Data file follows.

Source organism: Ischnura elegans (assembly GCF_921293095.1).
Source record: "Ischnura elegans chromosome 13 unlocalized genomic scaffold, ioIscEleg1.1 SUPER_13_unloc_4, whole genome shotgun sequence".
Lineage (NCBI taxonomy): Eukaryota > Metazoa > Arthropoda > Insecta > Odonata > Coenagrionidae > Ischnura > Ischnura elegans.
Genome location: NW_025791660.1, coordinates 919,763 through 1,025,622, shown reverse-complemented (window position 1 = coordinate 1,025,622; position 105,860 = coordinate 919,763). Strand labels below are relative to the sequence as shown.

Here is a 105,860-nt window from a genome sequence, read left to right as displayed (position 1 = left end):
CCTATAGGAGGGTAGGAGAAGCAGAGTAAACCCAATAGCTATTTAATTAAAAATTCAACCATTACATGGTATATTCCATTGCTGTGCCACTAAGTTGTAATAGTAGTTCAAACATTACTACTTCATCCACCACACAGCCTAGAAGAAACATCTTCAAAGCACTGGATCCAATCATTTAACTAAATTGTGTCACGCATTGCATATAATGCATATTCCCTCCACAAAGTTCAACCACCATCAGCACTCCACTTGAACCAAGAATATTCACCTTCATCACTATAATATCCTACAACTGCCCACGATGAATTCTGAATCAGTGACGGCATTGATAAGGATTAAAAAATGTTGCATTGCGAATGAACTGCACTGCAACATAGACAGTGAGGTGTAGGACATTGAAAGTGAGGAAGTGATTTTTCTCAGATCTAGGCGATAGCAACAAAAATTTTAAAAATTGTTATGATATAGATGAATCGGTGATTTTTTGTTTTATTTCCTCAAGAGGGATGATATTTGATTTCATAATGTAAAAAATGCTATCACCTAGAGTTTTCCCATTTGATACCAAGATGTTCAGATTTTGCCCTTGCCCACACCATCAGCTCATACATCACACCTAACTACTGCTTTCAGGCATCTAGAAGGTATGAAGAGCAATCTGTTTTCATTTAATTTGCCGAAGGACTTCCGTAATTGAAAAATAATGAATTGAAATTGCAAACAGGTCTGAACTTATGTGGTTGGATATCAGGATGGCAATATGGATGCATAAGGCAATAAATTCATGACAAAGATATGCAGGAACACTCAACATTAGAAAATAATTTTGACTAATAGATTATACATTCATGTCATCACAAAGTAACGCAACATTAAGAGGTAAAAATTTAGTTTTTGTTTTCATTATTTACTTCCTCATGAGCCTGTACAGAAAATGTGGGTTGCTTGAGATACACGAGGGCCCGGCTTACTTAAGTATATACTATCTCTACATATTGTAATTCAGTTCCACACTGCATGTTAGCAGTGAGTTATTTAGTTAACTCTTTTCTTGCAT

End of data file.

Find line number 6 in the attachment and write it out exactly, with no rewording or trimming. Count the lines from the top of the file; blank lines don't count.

CCTATAGGAGGGTAGGAGAAGCAGAGTAAACCCAATAGCTATTTAATTAAAAATTCAACCATTACATGGTATATTCCATTGCTGTGCCACTAAGTTGTAATAGTAGTTCAAACATTACTACTTCATCCACCACACAGCCTAGAAGAAACATCTTCAAAGCACTGGATCCAATCATTTAACTAAATTGTGTCACGCATTGCATATAATGCATATTCCCTCCACAAAGTTCAACCACCATCAGCACTCCACTTGAACCAAGAATATTCACCTTCATCACTATAATATCCTACAACTGCCCACGATGAATTCTGAATCAGTGACGGCATTGATAAGGATTAAAAAATGTTGCATTGCGAATGAACTGCACTGCAACATAGACAGTGAGGTGTAGGACATTGAAAGTGAGGAAGTGATTTTTCTCAGATCTAGGCGATAGCAACAAAAATTTTAAAAATTGTTATGATATAGATGAATCGGTGATTTTTTGTTTTATTTCCTCAAGAGGGATGATATTTGATTTCATAATGTAAAAAATGCTATCACCTAGAGTTTTCCCATTTGATACCAAGATGTTCAGATTTTGCCCTTGCCCACACCATCAGCTCATACATCACACCTAACTACTGCTTTCAGGCATCTAGAAGGTATGAAGAGCAATCTGTTTTCATTTAATTTGCCGAAGGACTTCCGTAATTGAAAAATAATGAATTGAAATTGCAAACAGGTCTGAACTTATGTGGTTGGATATCAGGATGGCAATATGGATGCATAAGGCAATAAATTCATGACAAAGATATGCAGGAACACTCAACATTAGAAAATAATTTTGACTAATAGATTATACATTCATGTCATCACAAAGTAACGCAACATTAAGAGGTAAAAATTTAGTTTTTGTTTTCATTATTTACTTCCTCATGAGCCTGTACAGAAAATGTGGGTTGCTTGAGATACACGAGGGCCCGGCTTACTTAAGTATATACTATCTCTACATATTGTAATTCAGTTCCACACTGCATGTTAGCAGTGAGTTATTTAGTTAACTCTTTTCTTGCAT